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Glossary of terms and concepts

A glossary of terms and concepts used in this week.
Fertilization, also known as insemination, fecundation and impregnation, is the fusion of two gametes – male and female – to initiate the development of a new organism of the same species. This cycle of fertilisation and development of new individuals is called sexual reproduction. The single cell resulting from the fusion of gametes (a female egg with a male sperm) is called zygote.

Embryo, is an early stage of development of a multicellular organism. In organisms that reproduce sexually, embryonic development refers to the portion of the life cycle that begins after fertilization and continues through the formation of tissues and organs. In the first stages a single cell called zygote undergoes rapid cell divisions to form a ball of cells named blastula. Next, the cells in the blastula-stage embryo start rearranging into layers in a process called gastrulation. For humans we use the term embryo until the ninth week, after which we use the term fetus.

Larvae, is a distinct juvenile form before metamorphosis of some animals into adults. Animals with indirect development such as insects, amphibians, or cnidarians typically have a larval phase of their life cycle. The larvae generally look very different from the adults – e.g. caterpillars and butterflies – including unique structures and organs that do not persist in adulthood.

Ecotoxicology, is a discipline aimed to study the man-to-biosphere relations for the sustainability of life existence on earth. The basis of ecotoxicology is classical toxicology – the research of drugs and chemical compounds effects on human. The modern concept of ecotoxicology studies migration, transformation, degradation and utilization of toxic ingredients (with organic, inorganic or organic-mineral chemical nature; with natural biotic or abiotic origin and artificial, mainly anthropogenic origin) in the environment and their impact on macrobiological systems.

Ecotoxicological studies can be conducted in two ways:

  • Epidemiological studies consisting of the observations of a given human population being exposed to the particular substance, that allows for an estimation of the exposure risk.

  • Application of laboratory methods with the use of different experimental models, and further on, an attempt to apply the obtained results to evaluate the risk of exposure.

Exposure Assessment, a branch of environmental science that focuses on the processes that occur at the interface between a contaminated environment and organisms. It measures how much of a contaminant can be absorbed by an organism, in what form, at what rate and how much of the absorbed amount is able to produce a biological effect. The majority of applications of exposure assessment are concerned with human wellbeing, making it an important tool in public health.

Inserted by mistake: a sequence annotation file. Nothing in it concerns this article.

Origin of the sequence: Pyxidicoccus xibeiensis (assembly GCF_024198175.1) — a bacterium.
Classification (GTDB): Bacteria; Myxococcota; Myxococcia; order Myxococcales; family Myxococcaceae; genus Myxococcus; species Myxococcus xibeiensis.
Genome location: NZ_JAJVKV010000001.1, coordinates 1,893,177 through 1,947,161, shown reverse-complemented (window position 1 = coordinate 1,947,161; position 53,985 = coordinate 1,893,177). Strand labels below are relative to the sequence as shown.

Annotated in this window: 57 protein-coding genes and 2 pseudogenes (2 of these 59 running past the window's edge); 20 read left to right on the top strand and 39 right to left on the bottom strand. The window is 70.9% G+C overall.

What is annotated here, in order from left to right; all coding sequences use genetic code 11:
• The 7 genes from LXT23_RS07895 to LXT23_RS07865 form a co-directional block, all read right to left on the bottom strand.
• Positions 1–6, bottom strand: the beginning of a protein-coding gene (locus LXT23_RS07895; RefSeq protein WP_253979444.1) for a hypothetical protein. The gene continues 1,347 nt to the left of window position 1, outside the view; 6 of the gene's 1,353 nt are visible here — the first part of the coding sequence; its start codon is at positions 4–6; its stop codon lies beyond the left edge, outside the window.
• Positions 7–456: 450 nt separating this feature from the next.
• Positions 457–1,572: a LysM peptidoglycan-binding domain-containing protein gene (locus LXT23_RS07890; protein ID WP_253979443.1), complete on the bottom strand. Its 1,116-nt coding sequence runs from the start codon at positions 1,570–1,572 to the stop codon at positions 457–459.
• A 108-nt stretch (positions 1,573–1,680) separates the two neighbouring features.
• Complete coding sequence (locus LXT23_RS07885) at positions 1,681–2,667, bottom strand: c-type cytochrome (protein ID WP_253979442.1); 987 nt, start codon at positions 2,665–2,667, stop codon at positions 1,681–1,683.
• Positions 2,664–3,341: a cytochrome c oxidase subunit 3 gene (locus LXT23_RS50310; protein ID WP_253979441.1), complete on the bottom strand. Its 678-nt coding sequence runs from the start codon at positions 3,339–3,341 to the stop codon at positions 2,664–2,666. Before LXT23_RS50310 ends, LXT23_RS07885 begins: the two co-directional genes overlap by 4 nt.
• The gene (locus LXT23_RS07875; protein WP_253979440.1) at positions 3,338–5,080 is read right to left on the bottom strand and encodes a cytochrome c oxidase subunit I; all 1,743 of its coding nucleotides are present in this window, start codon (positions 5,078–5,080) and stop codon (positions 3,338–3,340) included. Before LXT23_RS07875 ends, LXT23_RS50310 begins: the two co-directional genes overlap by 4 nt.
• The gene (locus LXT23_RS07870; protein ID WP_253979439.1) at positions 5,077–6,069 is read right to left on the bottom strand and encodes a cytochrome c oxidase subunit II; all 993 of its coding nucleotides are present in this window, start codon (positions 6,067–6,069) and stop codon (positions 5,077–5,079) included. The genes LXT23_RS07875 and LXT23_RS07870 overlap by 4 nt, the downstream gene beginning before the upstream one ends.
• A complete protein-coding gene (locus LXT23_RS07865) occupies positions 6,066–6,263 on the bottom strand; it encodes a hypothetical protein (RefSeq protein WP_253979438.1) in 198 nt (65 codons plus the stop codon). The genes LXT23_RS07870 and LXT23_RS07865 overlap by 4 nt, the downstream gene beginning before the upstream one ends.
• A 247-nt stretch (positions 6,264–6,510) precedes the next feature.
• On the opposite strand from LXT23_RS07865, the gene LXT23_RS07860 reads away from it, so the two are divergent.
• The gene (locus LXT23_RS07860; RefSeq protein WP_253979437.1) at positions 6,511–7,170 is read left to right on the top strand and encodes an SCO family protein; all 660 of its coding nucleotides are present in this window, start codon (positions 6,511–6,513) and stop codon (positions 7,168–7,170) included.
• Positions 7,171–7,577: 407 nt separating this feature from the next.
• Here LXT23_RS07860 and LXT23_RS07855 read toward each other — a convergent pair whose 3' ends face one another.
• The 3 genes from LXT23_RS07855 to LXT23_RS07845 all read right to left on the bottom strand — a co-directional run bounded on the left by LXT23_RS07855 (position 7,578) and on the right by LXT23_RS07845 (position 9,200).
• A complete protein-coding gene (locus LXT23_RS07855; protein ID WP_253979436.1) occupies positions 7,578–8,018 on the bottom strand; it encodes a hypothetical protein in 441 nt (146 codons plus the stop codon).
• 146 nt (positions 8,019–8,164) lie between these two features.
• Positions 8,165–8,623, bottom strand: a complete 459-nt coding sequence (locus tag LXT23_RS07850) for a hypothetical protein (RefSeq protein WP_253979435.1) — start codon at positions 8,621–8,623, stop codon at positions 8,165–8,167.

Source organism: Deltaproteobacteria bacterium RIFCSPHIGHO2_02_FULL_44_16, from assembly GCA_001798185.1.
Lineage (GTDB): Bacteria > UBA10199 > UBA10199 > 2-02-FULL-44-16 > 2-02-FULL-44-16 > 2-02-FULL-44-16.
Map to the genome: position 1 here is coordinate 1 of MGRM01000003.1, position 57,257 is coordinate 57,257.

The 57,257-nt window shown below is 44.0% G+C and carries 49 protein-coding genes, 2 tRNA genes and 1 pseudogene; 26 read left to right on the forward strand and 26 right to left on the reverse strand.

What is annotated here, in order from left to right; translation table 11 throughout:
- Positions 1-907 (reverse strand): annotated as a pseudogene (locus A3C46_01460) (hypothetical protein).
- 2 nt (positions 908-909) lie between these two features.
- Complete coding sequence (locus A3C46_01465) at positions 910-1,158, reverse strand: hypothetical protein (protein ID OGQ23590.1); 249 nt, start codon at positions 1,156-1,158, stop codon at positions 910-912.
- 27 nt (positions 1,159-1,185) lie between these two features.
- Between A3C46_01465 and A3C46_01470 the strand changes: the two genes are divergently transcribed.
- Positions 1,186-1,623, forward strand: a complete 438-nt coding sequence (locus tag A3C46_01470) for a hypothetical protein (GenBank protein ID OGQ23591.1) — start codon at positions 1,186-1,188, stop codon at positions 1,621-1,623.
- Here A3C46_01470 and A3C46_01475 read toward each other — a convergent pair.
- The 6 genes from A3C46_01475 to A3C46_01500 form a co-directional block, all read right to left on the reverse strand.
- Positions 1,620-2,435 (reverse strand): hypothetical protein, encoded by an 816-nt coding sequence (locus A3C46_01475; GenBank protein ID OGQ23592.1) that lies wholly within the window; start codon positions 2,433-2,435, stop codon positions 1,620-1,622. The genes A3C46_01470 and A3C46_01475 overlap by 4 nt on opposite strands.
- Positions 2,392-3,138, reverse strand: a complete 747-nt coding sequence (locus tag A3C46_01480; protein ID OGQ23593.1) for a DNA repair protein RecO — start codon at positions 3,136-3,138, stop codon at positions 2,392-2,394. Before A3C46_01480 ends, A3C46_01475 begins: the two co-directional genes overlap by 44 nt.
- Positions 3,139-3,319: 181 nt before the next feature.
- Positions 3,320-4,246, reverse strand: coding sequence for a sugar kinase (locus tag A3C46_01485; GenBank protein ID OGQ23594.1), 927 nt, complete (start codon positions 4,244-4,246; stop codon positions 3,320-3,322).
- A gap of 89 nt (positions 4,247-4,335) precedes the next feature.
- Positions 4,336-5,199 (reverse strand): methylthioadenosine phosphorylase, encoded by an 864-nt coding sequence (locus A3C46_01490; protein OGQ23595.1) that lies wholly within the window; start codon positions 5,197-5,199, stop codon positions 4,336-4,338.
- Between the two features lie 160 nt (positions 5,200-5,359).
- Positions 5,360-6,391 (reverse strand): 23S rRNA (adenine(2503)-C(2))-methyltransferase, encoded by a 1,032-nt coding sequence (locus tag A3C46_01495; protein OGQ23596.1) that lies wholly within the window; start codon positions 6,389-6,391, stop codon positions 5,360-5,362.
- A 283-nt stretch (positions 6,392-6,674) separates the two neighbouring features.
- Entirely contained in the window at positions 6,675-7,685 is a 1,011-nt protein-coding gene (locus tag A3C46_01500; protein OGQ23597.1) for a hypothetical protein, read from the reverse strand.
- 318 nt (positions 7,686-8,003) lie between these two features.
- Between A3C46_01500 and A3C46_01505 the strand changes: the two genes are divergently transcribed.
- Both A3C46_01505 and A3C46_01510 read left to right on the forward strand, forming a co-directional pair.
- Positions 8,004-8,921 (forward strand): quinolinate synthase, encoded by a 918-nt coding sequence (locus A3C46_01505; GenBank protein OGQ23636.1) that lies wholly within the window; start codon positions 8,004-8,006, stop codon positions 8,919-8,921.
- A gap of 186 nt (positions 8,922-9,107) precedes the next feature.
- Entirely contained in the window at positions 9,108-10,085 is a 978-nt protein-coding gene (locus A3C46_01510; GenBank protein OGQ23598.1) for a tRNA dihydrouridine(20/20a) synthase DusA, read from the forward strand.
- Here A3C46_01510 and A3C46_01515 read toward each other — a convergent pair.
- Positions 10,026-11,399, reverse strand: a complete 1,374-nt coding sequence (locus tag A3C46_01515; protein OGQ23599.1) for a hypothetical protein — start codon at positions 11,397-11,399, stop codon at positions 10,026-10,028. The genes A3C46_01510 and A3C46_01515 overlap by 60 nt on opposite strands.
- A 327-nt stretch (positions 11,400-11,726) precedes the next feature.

Sampling, the selection of a subset of representative individuals from within a population, or an area within a territory, in order to estimate characteristics of the whole population or the territory. It is used extensively in statistics, quality assurance and monitoring schemes.

Biomonitoring, the measurement of the response of organisms, called bioindicators, to changes in the environment. Biomonitoring aims to collect information on the concentration of the chemicals and to predict its effects. Bioindicators can be divided into two types: 1) organisms that appear in a habitat contaminated with a given substance and are characteristic of this contamination; 2) species sensitive to a specific factor that disappear from a given habitat in the presence of a toxic substance.

Monitoring in Medicine, the observation of a disease or medical parameters over time. It can be performed by continuously measuring certain parameters – for example, vital signs by a bedside monitor – and/or by repeatedly performing medical test such as blood glucose level for several times.

Biotests, an experimental biological sample used to to determine the potency or concentration of a compound by its effect on live organism – animals, isolated tissues, or microorganisms – based on a comparison with the control sample. There are two main methods of conducting research with the use of a biotest:

  • Tests performed in the laboratory in which the chemical is artificially introduced into the environment. These tests provide information on toxicity under controlled conditions.

  • Tests to monitor a natural envirorment, using a population of organisms living in that environment as biotests.

The organism classified as a biotest must meet a number of conditions:

  • Relatively easy maintenance in laboratory conditions, allowing to obtain a large number of individuals,
  • Easy isolation of organisms from the environment,
  • Knowledge of the genetic structure of the organism and its sensitivity to toxic substances,
  • The selected organism with high sensitivity should represent a given species or group to which it belongs, and moreover it must be a native species, characteristic for the studied ecosystem,
  • The test organisms should respond similarly to the dose or concentration of the toxin at different sites and with a defined degree of exposure to contaminants.
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Consumer and Environmental Safety: Food Packaging and Kitchenware

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